Word Count

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Word Count

Matthew Singleton
I'm looking for a way to count the number of words in a block of text.  I
am a bit of a vim novice.  What I'm doing now is, selecting a block in
visual mode, and then typing

:!wc -w

This is taking the selection as input to the shell command, and replacing
the selection with the output (the word count).  It's not too much of an
annoyance to just hit u and go on with my life, but it would be nice if
there were some way to pipe a selection to a shell command without
replacing the input with the output.  Is there a solution?

Matt
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Re: Word Count

Gerald Lai-2
On Mon, 6 Feb 2006, Matthew Singleton wrote:

> I'm looking for a way to count the number of words in a block of text.  I
> am a bit of a vim novice.  What I'm doing now is, selecting a block in
> visual mode, and then typing
>
> :!wc -w
>
> This is taking the selection as input to the shell command, and replacing
> the selection with the output (the word count).  It's not too much of an
> annoyance to just hit u and go on with my life, but it would be nice if
> there were some way to pipe a selection to a shell command without
> replacing the input with the output.  Is there a solution?

Select a block in visual mode, and hit 'g' followed by 'Ctrl-g'. See
":help word-count".

Hope this helps.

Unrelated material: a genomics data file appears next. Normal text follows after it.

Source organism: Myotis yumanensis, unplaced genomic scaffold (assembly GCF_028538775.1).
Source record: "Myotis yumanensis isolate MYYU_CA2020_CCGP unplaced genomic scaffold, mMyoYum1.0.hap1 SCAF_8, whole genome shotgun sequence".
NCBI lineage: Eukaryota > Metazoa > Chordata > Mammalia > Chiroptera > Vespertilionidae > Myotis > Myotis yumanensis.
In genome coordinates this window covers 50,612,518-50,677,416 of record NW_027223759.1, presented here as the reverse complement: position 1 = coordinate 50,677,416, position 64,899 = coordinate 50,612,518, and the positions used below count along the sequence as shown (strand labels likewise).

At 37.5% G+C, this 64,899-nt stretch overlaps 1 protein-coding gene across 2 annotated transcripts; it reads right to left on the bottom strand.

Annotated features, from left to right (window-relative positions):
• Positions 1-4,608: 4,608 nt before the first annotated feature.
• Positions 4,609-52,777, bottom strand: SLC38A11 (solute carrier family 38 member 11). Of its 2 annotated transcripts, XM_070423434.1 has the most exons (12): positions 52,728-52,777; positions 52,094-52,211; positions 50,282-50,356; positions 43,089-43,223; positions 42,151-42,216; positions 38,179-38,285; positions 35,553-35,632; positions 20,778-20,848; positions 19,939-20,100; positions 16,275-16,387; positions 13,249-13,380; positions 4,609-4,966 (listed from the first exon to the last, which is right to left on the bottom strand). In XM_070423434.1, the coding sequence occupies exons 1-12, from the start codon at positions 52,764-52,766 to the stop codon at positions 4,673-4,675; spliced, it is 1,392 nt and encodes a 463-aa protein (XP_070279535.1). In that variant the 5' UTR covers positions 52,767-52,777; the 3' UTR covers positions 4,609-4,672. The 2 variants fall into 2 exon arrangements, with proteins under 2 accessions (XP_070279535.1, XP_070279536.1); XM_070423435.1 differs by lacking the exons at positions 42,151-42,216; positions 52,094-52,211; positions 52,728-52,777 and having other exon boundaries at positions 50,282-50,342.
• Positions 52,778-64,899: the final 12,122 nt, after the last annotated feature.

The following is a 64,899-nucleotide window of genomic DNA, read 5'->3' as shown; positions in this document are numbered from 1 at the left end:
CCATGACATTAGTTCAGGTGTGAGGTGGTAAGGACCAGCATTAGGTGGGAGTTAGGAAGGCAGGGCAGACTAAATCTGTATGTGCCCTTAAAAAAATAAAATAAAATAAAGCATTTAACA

--
Gerald
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Re: Word Count

Matthew Winn
On Sun, Feb 05, 2006 at 11:29:11PM -0800, Gerald Lai wrote:

> On Mon, 6 Feb 2006, Matthew Singleton wrote:
>
> >I'm looking for a way to count the number of words in a block of text.  I
> >am a bit of a vim novice.  What I'm doing now is, selecting a block in
> >visual mode, and then typing
> >
> >:!wc -w
> >
> >This is taking the selection as input to the shell command, and replacing
> >the selection with the output (the word count).  It's not too much of an
> >annoyance to just hit u and go on with my life, but it would be nice if
> >there were some way to pipe a selection to a shell command without
> >replacing the input with the output.  Is there a solution?
>
> Select a block in visual mode, and hit 'g' followed by 'Ctrl-g'. See
> ":help word-count".

Also, the answer to the part about sending a selection to a command
without altering the buffer is to use

    :w !command

The space between the w and the ! is required.  If it's omitted then
Vim takes it as meaning ":w! command".

--
Matthew Winn ([hidden email])